Zethraeus found that the month-long regimen of hormones had absolutely no effect on the women’s decisions during these games (see graph below; T = testosterone; E = oestrogen; P = placebo). And when he looked at their results individually, he found that the extent to which their hormone levels went up had no bearing on their choices either. Based on these stark results, he safely concluded that “sex hormones have no significant impact on economic behaviour”.

Hormonebehaviour.jpg

That result may be surprising to some, especially in the light of earlier studies. According to some of these, testosterone-charged men are more likely to reject low, unfair offers in the Ultimatum game than those with lower levels, take bigger financial risks and make bigger profits. Women apparently take more risks during parts of their menstrual cycle when their oestrogen levels are highest.

But these results are mere correlations. This new trial is stronger, in that it actually manipulated hormone levels to see what would happen. It was randomised, which means that the decision about which tablet they received was made randomly. And it was “double-blind”, which means that neither the volunteers nor the researchers knew which tablets they were taking. That was only revealed at the end of the trial when all the results were in. These features are incredibly important. They remove the temptation and the ability of the researchers to skew or bias their results, even unconsciously.

Based on his negative results, Zethraeus believes that the links observed in other studies may reflect a third factor – something else that affects behaviour and varies with levels of sex hormones. Rather more harshly, he suggests that the previous results could be “spurious”. It’s possible that negative results, which didn’t find a link between behaviour and sex hormone levels, were simply never published, giving a rose-tinted and overly positive view of the evidence. This problem is called publication bias, and it means that some hypotheses wrongly appear to gain support, simply because negative results never see the light of day.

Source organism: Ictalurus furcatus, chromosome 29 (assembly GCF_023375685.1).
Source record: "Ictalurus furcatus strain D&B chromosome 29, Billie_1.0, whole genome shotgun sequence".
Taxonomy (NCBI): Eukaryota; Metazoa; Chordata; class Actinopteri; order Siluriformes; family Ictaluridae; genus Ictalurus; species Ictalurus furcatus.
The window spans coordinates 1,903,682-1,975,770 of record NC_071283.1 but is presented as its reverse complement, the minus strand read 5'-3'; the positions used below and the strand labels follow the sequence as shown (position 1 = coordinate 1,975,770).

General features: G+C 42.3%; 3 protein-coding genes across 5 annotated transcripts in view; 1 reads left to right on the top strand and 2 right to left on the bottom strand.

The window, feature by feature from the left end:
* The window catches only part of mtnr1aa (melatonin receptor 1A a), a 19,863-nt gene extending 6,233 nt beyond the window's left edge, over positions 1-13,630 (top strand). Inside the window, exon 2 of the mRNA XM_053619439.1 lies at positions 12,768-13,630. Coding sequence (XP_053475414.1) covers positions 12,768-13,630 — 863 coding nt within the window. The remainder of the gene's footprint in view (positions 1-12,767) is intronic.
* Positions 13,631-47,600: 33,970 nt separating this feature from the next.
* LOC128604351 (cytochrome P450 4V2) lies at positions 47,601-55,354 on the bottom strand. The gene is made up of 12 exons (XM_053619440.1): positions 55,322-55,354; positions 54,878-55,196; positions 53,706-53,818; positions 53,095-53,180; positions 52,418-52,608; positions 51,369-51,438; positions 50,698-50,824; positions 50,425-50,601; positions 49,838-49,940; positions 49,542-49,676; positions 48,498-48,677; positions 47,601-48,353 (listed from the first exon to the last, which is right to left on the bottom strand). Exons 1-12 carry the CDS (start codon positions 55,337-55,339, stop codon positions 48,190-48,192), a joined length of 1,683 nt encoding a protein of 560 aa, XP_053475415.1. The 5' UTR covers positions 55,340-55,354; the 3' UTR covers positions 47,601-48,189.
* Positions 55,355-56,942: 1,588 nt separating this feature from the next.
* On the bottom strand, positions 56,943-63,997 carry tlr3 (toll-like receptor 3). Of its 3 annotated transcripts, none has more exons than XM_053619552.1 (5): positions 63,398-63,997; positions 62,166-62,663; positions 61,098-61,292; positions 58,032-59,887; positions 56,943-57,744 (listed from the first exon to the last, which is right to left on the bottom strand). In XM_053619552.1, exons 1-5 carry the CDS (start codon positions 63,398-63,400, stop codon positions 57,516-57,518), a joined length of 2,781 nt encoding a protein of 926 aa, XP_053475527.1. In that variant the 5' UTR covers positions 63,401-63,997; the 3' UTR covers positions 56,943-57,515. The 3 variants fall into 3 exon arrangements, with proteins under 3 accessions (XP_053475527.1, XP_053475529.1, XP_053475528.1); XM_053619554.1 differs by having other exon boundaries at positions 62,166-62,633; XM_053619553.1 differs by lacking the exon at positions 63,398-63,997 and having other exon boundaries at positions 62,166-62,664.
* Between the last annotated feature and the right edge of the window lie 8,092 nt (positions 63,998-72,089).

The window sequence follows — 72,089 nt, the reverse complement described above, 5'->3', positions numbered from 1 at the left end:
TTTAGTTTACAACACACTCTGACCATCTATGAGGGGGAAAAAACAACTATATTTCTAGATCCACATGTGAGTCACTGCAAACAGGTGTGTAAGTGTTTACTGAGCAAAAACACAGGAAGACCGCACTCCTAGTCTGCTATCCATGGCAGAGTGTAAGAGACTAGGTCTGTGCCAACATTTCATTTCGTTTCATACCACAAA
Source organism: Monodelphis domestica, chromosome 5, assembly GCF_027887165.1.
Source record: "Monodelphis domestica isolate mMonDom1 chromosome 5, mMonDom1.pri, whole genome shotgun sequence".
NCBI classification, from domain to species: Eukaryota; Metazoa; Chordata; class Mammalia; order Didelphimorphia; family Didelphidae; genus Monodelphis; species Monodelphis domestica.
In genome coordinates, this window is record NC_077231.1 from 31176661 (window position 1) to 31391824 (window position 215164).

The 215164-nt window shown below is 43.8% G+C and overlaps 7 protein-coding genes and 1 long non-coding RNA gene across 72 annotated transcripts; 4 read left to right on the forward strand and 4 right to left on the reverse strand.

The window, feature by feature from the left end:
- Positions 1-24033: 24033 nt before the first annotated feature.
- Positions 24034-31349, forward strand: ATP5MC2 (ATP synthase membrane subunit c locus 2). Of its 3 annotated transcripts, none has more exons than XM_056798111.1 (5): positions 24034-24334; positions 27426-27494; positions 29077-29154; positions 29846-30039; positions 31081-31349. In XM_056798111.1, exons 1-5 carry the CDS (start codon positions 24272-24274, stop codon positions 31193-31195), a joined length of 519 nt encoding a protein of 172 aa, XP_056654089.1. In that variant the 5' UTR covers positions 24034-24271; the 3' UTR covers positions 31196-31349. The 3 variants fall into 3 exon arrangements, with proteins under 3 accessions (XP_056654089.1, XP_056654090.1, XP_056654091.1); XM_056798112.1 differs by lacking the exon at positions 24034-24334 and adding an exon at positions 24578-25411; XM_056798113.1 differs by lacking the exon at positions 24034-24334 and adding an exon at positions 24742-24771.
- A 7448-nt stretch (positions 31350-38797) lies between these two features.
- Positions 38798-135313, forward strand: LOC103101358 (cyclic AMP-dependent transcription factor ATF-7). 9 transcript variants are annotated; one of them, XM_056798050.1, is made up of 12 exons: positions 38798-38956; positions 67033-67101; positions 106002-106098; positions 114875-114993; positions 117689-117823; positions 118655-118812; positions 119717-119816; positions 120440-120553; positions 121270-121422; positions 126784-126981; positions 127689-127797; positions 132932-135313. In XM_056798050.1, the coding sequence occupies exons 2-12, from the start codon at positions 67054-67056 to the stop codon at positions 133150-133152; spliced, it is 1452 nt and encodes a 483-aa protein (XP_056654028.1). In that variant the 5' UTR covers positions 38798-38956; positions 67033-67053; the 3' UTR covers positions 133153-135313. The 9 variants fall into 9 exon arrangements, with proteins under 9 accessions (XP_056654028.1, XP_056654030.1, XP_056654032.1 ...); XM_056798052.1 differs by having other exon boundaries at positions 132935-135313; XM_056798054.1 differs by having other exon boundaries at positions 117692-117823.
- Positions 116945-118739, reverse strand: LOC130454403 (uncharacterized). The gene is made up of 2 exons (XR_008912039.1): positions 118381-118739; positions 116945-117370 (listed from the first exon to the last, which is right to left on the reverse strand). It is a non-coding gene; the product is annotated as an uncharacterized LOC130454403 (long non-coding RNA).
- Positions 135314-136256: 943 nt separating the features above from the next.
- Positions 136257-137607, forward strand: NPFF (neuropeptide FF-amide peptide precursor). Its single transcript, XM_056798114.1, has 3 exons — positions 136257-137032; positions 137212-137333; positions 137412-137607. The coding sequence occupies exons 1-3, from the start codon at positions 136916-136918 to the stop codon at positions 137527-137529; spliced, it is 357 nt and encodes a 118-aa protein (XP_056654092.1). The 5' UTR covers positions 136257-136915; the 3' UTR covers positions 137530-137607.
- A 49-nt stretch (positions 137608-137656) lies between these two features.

There are a few caveats to the current study. It only looked at women, although there’s little reason to believe that sex hormones would influence risk-taking, selflessness or trust in men alone. It only examined the effects of  a short four-week course of hormone treatments, although the boosted levels of hormones after the four weeks can’t be ignored. Hormone treatments, which are commonly used to deal with menopausal symptoms and sexual disorders, produce changes of the size that Zethraeus saw. And finally, it only looked at changes in sex hormone levels later in life. Indeed, Zethraeus admits that his results don’t rule out the possibility that testosterone or oestrogen levels during childhood or puberty could affect decision-making behaviour later on.

Nonetheless, the study provides a solid blow to the idea that sex hormones affect our attitudes to trust or fairness, and it reminds us yet again to be cautious about relying too heavily on correlations.

Reference: Zethraeus, N., Kocoska-Maras, L., Ellingsen, T., von Schoultz, B., Hirschberg, A., & Johannesson, M. (2009). A randomized trial of the effect of estrogen and testosterone on economic behavior Proceedings of the National Academy of Sciences DOI: 10.1073/pnas.0812757106